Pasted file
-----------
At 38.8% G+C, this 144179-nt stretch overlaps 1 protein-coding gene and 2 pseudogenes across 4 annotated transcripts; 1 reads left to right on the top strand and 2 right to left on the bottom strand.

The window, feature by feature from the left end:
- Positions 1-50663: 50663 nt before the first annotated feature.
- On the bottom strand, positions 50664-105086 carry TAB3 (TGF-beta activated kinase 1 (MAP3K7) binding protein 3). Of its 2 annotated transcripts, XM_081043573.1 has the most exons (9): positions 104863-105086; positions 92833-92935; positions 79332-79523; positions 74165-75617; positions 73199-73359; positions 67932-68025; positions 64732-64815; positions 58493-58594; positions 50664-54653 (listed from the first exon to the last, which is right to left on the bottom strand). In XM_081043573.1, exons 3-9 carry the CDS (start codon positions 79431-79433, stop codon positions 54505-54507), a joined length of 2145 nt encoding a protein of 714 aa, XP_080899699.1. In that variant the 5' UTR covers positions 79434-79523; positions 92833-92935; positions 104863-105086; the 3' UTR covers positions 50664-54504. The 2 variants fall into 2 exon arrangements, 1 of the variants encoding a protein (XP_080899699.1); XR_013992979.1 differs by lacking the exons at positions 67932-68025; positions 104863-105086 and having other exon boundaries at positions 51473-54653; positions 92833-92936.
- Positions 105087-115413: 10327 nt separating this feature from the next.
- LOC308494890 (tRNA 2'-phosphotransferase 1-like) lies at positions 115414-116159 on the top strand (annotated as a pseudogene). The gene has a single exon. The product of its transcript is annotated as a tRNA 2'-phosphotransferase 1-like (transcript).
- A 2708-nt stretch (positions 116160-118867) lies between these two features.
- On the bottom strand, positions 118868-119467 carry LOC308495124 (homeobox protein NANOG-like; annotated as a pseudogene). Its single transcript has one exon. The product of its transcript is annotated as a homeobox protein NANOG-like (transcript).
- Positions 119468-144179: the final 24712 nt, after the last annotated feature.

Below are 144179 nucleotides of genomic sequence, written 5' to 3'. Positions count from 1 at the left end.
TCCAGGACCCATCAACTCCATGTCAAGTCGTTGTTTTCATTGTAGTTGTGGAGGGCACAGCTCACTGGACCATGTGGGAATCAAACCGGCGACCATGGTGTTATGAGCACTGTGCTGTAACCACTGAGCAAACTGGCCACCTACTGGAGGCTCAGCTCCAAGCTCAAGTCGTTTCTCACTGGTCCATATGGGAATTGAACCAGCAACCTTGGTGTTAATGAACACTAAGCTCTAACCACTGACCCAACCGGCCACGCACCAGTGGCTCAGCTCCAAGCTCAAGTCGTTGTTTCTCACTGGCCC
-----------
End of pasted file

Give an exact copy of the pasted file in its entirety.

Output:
At 38.8% G+C, this 144179-nt stretch overlaps 1 protein-coding gene and 2 pseudogenes across 4 annotated transcripts; 1 reads left to right on the top strand and 2 right to left on the bottom strand.

The window, feature by feature from the left end:
- Positions 1-50663: 50663 nt before the first annotated feature.
- On the bottom strand, positions 50664-105086 carry TAB3 (TGF-beta activated kinase 1 (MAP3K7) binding protein 3). Of its 2 annotated transcripts, XM_081043573.1 has the most exons (9): positions 104863-105086; positions 92833-92935; positions 79332-79523; positions 74165-75617; positions 73199-73359; positions 67932-68025; positions 64732-64815; positions 58493-58594; positions 50664-54653 (listed from the first exon to the last, which is right to left on the bottom strand). In XM_081043573.1, exons 3-9 carry the CDS (start codon positions 79431-79433, stop codon positions 54505-54507), a joined length of 2145 nt encoding a protein of 714 aa, XP_080899699.1. In that variant the 5' UTR covers positions 79434-79523; positions 92833-92935; positions 104863-105086; the 3' UTR covers positions 50664-54504. The 2 variants fall into 2 exon arrangements, 1 of the variants encoding a protein (XP_080899699.1); XR_013992979.1 differs by lacking the exons at positions 67932-68025; positions 104863-105086 and having other exon boundaries at positions 51473-54653; positions 92833-92936.
- Positions 105087-115413: 10327 nt separating this feature from the next.
- LOC308494890 (tRNA 2'-phosphotransferase 1-like) lies at positions 115414-116159 on the top strand (annotated as a pseudogene). The gene has a single exon. The product of its transcript is annotated as a tRNA 2'-phosphotransferase 1-like (transcript).
- A 2708-nt stretch (positions 116160-118867) lies between these two features.
- On the bottom strand, positions 118868-119467 carry LOC308495124 (homeobox protein NANOG-like; annotated as a pseudogene). Its single transcript has one exon. The product of its transcript is annotated as a homeobox protein NANOG-like (transcript).
- Positions 119468-144179: the final 24712 nt, after the last annotated feature.

Below are 144179 nucleotides of genomic sequence, written 5' to 3'. Positions count from 1 at the left end.
TCCAGGACCCATCAACTCCATGTCAAGTCGTTGTTTTCATTGTAGTTGTGGAGGGCACAGCTCACTGGACCATGTGGGAATCAAACCGGCGACCATGGTGTTATGAGCACTGTGCTGTAACCACTGAGCAAACTGGCCACCTACTGGAGGCTCAGCTCCAAGCTCAAGTCGTTTCTCACTGGTCCATATGGGAATTGAACCAGCAACCTTGGTGTTAATGAACACTAAGCTCTAACCACTGACCCAACCGGCCACGCACCAGTGGCTCAGCTCCAAGCTCAAGTCGTTGTTTCTCACTGGCCC